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Energy in practical formulation: New research, industry trends and direction and research gaps

Abstract : The cost of feed contributes largely to the cost of pig production and energy represents the largest part of this cost. An appropriate assessment of the energy value of feed ingredients and diets is therefore very important in feed formulation. Likewise, it is important to understand and to quantify how an animal uses its dietary energy, which is often referred to as the energy requirement. To be meaningful, energy values and energy requirements must “talk the same language”. For example, in a net energy (NE) system, the marginal efficiencies with which nutrients are used are attributed to the NE value of the ingredients or the diet. Consequently, these efficiencies are no longer accounted for in the NE requirement. In an ME system, only the material energy losses are accounted for in the ME value of an ingredient and the efficiency with which the energy is used is accounted for in the energy requirement as the cost of energy retention. The choice of an energy system has an important impact on the relative energy values of different feed ingredients and thus on feed formulation. Compared to starch, feed ingredients rich in fat have a higher NE value (compared to an ME value), while protein and fiber-rich ingredients have a lower NE value. Animal performance is better related to the NE intake than to the ME or DE intake and the NE system is therefore the preferred system for feed formulation in many countries. Although a NE system accounts for differences in energy efficiency among nutrients, a large part of the variation in NE values among feed ingredients originates from variation in energy digestibility. Also, the energy digestibility of a given ingredient typically increases with increasing body weight of the animal. This means that the DE value of a feed ingredient is not a property of the diet, but results from the interaction between the animal and its diet. Interactions between the diet and the animal also occur at the metabolic level. The fact that nutrients can be used for difference purposes (e.g., energy retained as protein or lipid, ATP production) has led to proposals to further refine the NE system. It is our belief that a further refinement of an NE systems is useful only if it is also accounts for interactions between the animal and its nutrients, thereby abandoning the very concept of additivity on which feed formulation is based.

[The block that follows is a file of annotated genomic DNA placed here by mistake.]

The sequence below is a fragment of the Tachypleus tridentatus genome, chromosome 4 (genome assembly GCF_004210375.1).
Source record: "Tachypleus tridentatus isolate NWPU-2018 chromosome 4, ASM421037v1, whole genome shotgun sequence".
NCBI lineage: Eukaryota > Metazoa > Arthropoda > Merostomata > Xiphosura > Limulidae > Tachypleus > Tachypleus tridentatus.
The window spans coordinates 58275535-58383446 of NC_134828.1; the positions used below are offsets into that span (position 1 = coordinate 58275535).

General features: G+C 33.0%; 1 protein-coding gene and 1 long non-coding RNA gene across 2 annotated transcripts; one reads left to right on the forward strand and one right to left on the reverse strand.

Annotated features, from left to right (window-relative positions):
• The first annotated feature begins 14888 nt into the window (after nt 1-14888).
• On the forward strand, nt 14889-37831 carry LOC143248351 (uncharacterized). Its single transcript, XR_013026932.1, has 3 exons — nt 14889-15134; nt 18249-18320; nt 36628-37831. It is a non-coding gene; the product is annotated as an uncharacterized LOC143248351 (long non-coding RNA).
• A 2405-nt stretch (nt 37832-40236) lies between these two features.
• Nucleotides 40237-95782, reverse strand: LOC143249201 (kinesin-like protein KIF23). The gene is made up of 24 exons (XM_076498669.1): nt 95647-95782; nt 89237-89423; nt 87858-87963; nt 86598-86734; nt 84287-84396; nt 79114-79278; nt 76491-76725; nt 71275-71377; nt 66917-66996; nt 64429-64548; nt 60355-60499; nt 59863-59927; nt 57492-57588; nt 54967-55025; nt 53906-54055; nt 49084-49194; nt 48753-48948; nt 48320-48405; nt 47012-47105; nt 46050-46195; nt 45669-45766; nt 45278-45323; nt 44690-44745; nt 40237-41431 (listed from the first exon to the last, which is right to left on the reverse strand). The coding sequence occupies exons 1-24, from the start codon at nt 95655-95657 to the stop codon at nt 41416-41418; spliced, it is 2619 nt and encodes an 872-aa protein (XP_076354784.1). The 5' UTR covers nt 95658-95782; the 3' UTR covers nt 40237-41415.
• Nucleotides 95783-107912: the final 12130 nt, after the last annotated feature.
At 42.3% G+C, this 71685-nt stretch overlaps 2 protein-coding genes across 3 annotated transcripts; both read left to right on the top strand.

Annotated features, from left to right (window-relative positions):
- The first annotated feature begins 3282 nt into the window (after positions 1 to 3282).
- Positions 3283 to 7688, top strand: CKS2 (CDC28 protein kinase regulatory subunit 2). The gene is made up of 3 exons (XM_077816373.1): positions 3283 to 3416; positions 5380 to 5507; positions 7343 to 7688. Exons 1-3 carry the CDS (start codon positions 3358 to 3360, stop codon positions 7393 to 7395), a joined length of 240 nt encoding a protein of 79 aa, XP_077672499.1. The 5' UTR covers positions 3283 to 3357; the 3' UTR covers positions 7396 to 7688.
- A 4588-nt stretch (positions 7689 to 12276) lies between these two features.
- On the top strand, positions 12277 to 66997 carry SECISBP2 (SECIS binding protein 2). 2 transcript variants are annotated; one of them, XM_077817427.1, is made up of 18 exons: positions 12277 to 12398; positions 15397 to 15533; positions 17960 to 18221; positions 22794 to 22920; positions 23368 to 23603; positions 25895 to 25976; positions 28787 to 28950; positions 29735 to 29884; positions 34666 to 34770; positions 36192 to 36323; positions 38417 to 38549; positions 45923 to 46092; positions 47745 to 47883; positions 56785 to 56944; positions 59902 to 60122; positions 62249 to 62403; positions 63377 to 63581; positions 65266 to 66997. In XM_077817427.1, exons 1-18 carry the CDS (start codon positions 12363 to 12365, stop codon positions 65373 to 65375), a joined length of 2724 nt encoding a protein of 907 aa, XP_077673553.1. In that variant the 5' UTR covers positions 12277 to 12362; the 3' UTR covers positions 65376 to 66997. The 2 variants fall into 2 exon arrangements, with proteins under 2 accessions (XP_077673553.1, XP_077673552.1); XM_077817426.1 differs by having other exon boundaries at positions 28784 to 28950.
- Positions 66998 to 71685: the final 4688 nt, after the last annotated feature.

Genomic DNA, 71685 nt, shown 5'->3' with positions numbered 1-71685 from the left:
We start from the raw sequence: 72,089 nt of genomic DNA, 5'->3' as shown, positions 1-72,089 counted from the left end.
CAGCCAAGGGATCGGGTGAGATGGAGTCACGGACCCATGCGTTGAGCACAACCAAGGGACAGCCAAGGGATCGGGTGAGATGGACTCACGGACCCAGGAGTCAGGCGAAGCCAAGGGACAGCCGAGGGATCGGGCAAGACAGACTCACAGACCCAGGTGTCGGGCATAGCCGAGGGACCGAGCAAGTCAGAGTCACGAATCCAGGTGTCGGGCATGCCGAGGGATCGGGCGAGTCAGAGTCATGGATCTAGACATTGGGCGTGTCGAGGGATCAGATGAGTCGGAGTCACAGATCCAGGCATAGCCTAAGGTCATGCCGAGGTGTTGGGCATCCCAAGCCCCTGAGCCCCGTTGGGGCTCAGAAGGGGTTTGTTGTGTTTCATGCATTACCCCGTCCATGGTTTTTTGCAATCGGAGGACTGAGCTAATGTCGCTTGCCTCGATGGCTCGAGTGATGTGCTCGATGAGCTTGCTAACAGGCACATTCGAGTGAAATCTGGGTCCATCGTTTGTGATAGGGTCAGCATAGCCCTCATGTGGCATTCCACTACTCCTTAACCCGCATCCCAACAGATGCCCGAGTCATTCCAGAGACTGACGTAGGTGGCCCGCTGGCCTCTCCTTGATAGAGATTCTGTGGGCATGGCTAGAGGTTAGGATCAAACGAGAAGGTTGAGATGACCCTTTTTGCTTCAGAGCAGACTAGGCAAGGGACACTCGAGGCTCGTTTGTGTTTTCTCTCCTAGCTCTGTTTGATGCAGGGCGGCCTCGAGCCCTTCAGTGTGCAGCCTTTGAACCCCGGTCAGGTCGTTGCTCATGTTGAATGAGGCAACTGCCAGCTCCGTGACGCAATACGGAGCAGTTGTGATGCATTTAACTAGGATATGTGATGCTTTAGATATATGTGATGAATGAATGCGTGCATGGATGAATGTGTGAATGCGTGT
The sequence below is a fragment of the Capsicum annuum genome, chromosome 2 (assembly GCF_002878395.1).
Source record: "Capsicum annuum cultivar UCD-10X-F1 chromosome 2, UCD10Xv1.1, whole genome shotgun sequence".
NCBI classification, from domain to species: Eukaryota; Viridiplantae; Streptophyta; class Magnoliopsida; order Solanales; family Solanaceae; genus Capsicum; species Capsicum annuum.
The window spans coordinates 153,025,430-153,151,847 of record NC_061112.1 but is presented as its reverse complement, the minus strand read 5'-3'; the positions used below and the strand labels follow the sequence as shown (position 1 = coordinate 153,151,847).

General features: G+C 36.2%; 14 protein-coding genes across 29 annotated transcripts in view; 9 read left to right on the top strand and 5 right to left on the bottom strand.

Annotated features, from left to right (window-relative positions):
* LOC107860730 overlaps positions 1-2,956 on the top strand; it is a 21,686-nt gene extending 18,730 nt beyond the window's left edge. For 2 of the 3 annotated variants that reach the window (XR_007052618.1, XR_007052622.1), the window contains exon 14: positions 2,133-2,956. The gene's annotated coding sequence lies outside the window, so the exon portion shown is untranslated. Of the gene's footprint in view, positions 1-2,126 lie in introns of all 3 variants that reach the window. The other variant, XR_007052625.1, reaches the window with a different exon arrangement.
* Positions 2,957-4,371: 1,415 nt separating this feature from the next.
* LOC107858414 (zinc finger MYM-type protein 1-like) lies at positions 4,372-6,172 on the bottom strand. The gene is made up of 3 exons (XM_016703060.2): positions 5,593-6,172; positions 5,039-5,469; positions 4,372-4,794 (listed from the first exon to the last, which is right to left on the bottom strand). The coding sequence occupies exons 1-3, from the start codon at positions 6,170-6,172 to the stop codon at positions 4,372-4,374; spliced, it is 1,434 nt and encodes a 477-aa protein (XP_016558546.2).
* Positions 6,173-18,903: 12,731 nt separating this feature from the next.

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Submitted on : Tuesday, June 2, 2020 - 7:16:27 PM
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Jaap van Milgen, Jean Noblet, Etienne Labussière. Energy in practical formulation: New research, industry trends and direction and research gaps. ASAS/ADSA Midwest Meeting, Mar 2018, Omaha, United States. ⟨10.1093/jas/sky073.121⟩. ⟨hal-02737448⟩



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